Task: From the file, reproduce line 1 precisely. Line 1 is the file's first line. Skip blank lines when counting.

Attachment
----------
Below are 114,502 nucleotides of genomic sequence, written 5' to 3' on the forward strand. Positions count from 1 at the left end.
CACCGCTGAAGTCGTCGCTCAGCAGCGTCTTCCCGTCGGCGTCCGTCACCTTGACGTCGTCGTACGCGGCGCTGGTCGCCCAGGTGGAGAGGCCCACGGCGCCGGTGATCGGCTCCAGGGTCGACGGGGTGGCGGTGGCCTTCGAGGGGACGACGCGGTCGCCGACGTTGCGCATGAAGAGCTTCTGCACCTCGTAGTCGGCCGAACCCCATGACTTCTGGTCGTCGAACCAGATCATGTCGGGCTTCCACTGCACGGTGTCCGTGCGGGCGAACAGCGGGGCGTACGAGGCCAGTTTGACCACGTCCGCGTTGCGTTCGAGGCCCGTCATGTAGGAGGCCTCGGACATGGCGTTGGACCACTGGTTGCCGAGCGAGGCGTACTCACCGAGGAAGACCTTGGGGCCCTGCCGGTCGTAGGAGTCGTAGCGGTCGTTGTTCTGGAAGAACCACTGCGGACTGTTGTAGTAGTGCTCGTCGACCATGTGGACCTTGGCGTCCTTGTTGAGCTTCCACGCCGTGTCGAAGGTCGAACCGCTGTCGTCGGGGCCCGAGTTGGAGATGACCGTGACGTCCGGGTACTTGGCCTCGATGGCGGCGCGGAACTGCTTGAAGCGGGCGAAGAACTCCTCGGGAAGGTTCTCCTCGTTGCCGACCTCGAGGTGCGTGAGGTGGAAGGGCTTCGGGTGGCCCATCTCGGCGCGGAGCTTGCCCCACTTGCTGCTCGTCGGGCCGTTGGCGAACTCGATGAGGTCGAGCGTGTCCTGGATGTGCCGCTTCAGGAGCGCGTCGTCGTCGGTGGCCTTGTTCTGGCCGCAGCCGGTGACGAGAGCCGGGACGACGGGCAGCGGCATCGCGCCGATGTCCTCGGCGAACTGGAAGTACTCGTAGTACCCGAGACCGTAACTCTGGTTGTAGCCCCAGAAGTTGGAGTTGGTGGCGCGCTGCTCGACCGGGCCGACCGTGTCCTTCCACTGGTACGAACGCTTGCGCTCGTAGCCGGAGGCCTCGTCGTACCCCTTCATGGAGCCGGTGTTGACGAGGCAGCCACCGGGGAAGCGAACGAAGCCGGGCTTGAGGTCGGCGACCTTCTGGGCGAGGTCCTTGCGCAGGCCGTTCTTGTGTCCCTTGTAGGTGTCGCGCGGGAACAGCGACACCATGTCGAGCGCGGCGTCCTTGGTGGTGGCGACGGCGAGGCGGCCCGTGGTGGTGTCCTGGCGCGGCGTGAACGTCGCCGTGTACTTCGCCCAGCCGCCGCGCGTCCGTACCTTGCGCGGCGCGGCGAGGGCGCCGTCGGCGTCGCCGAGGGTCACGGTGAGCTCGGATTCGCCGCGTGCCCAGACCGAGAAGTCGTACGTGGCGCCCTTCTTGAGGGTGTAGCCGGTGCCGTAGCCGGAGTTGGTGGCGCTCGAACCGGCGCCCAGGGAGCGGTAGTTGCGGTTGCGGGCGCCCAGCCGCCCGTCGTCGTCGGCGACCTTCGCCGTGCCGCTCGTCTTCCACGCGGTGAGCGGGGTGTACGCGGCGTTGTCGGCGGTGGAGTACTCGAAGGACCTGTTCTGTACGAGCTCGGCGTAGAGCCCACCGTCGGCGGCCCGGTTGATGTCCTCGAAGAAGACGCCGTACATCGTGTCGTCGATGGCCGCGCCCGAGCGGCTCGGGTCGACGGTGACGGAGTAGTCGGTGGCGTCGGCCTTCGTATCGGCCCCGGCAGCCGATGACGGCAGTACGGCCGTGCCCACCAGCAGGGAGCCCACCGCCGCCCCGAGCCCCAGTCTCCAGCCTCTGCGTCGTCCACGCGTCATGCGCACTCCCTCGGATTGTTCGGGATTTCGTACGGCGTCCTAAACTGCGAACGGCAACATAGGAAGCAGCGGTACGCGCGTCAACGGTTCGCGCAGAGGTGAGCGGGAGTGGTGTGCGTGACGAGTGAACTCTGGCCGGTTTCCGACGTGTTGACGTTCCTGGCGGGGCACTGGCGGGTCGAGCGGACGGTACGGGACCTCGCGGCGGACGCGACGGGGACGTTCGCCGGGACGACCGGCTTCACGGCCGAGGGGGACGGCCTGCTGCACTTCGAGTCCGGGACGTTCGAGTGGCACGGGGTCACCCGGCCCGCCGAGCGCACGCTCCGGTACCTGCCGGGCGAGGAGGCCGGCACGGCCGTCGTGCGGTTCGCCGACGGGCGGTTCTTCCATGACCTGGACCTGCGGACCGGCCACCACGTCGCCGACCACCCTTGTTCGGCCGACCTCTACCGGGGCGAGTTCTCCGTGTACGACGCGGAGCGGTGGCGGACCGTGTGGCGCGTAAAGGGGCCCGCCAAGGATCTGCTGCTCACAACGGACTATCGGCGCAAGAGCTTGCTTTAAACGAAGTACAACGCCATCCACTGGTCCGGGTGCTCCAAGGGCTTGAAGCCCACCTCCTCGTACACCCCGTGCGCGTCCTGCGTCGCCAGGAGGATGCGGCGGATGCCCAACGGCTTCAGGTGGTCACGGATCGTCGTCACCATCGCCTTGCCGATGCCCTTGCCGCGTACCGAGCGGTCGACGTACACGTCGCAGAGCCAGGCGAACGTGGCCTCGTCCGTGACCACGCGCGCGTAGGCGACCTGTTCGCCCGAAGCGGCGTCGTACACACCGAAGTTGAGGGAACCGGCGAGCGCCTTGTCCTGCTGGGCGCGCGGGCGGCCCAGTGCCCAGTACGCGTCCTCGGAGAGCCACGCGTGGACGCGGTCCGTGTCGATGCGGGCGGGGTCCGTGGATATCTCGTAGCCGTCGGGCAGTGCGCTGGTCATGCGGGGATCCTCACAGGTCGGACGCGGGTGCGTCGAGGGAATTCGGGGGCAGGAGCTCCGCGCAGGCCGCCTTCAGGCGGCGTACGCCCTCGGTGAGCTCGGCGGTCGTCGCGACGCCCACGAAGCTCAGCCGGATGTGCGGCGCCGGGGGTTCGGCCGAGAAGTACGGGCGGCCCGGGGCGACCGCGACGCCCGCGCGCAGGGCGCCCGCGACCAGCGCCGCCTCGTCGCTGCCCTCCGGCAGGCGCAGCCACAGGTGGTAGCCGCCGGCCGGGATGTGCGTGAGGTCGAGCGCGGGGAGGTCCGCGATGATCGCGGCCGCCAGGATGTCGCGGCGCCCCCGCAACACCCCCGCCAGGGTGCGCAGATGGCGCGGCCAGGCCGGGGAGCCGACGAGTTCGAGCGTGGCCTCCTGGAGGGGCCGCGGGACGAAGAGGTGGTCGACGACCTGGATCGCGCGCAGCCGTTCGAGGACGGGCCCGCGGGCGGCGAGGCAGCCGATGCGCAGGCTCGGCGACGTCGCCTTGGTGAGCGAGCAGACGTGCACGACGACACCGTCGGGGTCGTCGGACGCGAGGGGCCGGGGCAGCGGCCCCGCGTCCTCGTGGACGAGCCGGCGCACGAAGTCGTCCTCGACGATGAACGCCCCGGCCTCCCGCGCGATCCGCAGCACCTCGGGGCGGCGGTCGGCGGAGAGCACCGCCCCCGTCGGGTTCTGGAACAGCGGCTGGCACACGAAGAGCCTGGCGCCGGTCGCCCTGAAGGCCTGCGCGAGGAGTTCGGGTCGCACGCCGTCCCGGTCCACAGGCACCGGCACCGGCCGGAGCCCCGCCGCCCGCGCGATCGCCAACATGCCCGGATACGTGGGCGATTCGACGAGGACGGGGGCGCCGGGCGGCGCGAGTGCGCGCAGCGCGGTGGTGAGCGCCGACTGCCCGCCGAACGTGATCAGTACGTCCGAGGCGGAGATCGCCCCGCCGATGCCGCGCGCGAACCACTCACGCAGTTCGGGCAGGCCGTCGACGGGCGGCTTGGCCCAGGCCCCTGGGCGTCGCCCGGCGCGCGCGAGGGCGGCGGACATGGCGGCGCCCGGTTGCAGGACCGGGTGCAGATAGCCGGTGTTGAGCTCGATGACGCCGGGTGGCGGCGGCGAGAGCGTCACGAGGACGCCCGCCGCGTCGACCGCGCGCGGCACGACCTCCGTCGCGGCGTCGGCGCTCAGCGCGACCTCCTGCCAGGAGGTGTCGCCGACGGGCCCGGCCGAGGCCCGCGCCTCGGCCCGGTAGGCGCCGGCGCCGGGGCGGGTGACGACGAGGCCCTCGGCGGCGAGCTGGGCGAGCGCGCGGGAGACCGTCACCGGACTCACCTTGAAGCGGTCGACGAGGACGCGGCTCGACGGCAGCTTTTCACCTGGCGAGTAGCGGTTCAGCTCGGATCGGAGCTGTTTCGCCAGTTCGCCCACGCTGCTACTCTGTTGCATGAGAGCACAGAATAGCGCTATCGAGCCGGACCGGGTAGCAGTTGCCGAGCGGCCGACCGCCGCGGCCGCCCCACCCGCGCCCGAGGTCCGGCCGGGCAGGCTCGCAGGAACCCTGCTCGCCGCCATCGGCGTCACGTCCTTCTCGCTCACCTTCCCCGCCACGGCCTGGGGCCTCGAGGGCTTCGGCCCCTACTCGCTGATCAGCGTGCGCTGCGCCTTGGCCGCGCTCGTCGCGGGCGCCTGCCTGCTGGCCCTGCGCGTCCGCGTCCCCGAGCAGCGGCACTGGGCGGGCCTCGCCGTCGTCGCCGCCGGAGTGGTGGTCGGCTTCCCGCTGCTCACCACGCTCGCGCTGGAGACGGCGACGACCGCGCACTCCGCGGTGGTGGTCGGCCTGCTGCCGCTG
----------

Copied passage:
Below are 114,502 nucleotides of genomic sequence, written 5' to 3' on the forward strand. Positions count from 1 at the left end.